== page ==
“Duff’s Device” was discovered by Tom Duff in November 1983. It’s a technique more commonly seen in assembly code. It is used to reduce the counting and comparison overhead of loops - similar to loop unrolling.
Let’s say we start with a simple loop to copy some memory.
For longer loops, the overhead of checking the loop condition adds up. On every iteration, the loop needs to check the loop counter against the
This is what the same loop looks like using a Duff’s Device.
It looks like someone tricked the parser but for better or worse it really is a valid C program. When you disentangle the two constructs it becomes a little easier to follow what is going on.
In this example, we are left with only 1/8 of the original loop overhead. After the calculation of the remainder, the
switch acts as a jump table to first copy the bytes of the remainder. After that, it’s just a loop of 8 copy instructions each until the copy is complete.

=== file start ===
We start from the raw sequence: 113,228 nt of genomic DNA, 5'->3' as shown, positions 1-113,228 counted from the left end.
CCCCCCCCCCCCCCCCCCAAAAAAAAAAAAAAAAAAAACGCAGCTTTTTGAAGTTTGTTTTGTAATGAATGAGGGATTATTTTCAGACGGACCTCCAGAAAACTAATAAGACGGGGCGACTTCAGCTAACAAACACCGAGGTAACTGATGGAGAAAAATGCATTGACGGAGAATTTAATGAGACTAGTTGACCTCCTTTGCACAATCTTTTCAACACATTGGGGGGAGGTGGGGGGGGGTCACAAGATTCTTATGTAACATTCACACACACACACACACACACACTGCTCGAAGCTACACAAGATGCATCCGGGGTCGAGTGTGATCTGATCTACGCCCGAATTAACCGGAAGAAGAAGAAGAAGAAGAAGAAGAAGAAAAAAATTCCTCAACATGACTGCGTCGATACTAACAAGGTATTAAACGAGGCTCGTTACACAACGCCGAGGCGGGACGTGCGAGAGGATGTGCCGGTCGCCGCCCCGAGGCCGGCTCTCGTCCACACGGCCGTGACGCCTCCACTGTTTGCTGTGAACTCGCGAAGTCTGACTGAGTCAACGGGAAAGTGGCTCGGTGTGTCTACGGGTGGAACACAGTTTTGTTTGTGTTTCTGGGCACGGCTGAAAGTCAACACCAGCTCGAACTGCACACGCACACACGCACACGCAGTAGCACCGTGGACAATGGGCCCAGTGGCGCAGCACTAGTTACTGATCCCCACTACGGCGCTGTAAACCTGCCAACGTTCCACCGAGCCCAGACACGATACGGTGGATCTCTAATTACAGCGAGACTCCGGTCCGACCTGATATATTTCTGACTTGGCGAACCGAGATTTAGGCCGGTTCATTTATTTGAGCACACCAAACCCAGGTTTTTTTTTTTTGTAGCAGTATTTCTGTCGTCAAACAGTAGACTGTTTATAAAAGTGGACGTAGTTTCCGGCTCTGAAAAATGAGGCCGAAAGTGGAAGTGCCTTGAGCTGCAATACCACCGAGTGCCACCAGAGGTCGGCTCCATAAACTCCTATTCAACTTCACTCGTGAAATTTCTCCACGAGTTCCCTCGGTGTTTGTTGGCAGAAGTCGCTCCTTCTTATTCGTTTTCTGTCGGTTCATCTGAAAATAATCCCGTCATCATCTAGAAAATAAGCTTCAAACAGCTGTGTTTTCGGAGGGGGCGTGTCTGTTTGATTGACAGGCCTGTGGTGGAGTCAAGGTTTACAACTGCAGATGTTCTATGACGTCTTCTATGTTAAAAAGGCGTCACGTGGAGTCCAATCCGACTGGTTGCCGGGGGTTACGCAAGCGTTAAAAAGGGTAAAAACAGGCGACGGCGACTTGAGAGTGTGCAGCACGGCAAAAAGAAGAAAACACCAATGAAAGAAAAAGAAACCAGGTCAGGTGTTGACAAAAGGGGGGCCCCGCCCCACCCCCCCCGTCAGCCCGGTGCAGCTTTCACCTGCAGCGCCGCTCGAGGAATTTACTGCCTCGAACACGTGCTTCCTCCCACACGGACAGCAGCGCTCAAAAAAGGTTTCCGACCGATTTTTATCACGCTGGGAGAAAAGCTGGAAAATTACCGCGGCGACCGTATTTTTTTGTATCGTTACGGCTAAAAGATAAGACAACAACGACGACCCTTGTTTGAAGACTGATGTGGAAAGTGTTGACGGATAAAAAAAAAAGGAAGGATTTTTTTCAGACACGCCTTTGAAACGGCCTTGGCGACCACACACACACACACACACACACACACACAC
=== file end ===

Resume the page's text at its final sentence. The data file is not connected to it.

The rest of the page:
I’ve chosen a memory copy operation only for demonstration purposes. In the real world, the standard C library version of
memcpy should be preferred. It may contain architecture-specific optimizations that could still make it significantly faster.
For other applications, it’s an interesting way of code optimization. That said if the code duplication is not too bad I would always prefer the disentangled version for clarity reasons. And as always it’s important to measure before doing any optimizations. It’s hard to know what optimizations the compiler will already apply automatically.